It’s not limited to just amps and effects, either. BIAS FX 2 has a ton of studio rack units modeled as well, to make sure you’re fully covered. If you only used the software for the studio units, you’d have an amazing resource for your home recording projects.

A complete overview of BIAS FX 2

A Couple Concerns

If there’s a complaint I can offer, it’s squarely about the bass package; it’s narrow in scope. There’s only twelve bass presets (understandable, since its new territory), but the large majority of them are geared toward rock or metal players; musicians that usually rely on distortion or some type of overdrive. For someone like myself that records direct with only slight tweaking at the board (or anyone that doesn’t use a dirt pedal), it took me a little time to find something; anything out of the gate is gonna need to be tweaked.

The bass amp models are squared focused on the vintage voiced offerings, which is fine. But I was missing some of the newer, cleaner amp models that are indicative of the modern working bassist. I’d love to hear some amp models based off of the Aguilar AG700, Mesa Boogie Subway, Eich, Phil Jones D600, etc.. in (hopefully) future updates.

In Conclusion

The Bass Expansion Pack for the BIAS FX 2 software offers bassists an intro into what the folks over at Positive Grid are capable of. At $59 for the expansion, it’s a welcome addition to those already using BIAS FX 2 and looking for even more options.

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Eventide Releases Instant Flanger Mk II Software for Mac/PC

Eventide is proud to release the Instant Flanger Mk II plu-in, emulating the iconic sounds of the original Instant Flanger hardware.



“For years and years I had set up two to three tape recorders to achieve real, genuine flanging and phasing. Instant Flanger Mk II is the first plug-in to achieve the same exact effect without harming tape recorders. ‘Itchycoo Park’ and ‘I Am The Walrus’ are now available to everybody!”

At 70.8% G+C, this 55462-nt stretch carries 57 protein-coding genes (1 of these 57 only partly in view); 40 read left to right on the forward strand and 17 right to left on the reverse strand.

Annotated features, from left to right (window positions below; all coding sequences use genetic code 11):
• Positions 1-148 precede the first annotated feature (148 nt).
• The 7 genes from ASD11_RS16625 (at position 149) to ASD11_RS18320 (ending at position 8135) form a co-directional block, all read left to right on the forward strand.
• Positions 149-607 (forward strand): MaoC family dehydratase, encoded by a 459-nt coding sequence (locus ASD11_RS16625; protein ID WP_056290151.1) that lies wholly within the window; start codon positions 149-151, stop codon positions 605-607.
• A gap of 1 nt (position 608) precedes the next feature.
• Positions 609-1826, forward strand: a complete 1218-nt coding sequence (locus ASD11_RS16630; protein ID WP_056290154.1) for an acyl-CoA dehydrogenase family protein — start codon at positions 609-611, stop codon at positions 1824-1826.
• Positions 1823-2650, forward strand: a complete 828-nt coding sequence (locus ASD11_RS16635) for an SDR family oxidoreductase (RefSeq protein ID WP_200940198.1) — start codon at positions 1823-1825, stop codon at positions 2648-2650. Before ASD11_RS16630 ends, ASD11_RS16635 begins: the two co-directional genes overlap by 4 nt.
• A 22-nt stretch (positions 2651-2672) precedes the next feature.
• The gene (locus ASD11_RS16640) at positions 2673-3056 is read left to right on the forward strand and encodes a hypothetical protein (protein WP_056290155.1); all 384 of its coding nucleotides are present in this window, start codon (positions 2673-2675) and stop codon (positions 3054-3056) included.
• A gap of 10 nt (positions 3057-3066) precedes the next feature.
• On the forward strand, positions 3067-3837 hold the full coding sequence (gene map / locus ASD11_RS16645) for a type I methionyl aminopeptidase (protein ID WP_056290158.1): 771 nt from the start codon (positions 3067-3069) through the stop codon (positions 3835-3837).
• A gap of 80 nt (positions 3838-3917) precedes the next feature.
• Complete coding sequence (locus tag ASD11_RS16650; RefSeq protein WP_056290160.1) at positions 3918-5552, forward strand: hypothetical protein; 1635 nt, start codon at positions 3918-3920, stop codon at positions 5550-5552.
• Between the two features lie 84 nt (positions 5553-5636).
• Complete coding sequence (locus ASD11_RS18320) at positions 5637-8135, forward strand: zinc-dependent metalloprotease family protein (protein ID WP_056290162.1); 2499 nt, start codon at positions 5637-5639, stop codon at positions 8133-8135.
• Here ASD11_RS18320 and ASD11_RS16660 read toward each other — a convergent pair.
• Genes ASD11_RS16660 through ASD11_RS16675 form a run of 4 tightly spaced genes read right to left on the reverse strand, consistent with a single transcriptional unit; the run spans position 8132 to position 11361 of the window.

Tony Visconti (GRAMMY® Award-winning producer, musician, and arranger), 2019

User interface of the Mk II Software

LITTLE FERRY, NJ, USA, April 2, 2019: Eventide is proud to release the Instant Flanger Mk II plug-in — perfectly emulating the iconic sounds of the recording technology trailblazer’s original Instant Flanger hardware released in 1975, and available with added creative features and functionality for use in all of the most popular DAWs (Digital Audio Workstations). Creative mixing and sound design for modern music production, video game, and motion picture scores can easily be achieved by any musician or engineer using Instant Flanger Mk II. As an easy-to-use, expressive plugin that offers new creative controls and features while retaining the magical sound and functionality of the original hardware, Instant Flanger Mk II delivers stunning results for any mix or desirable flanging track effect.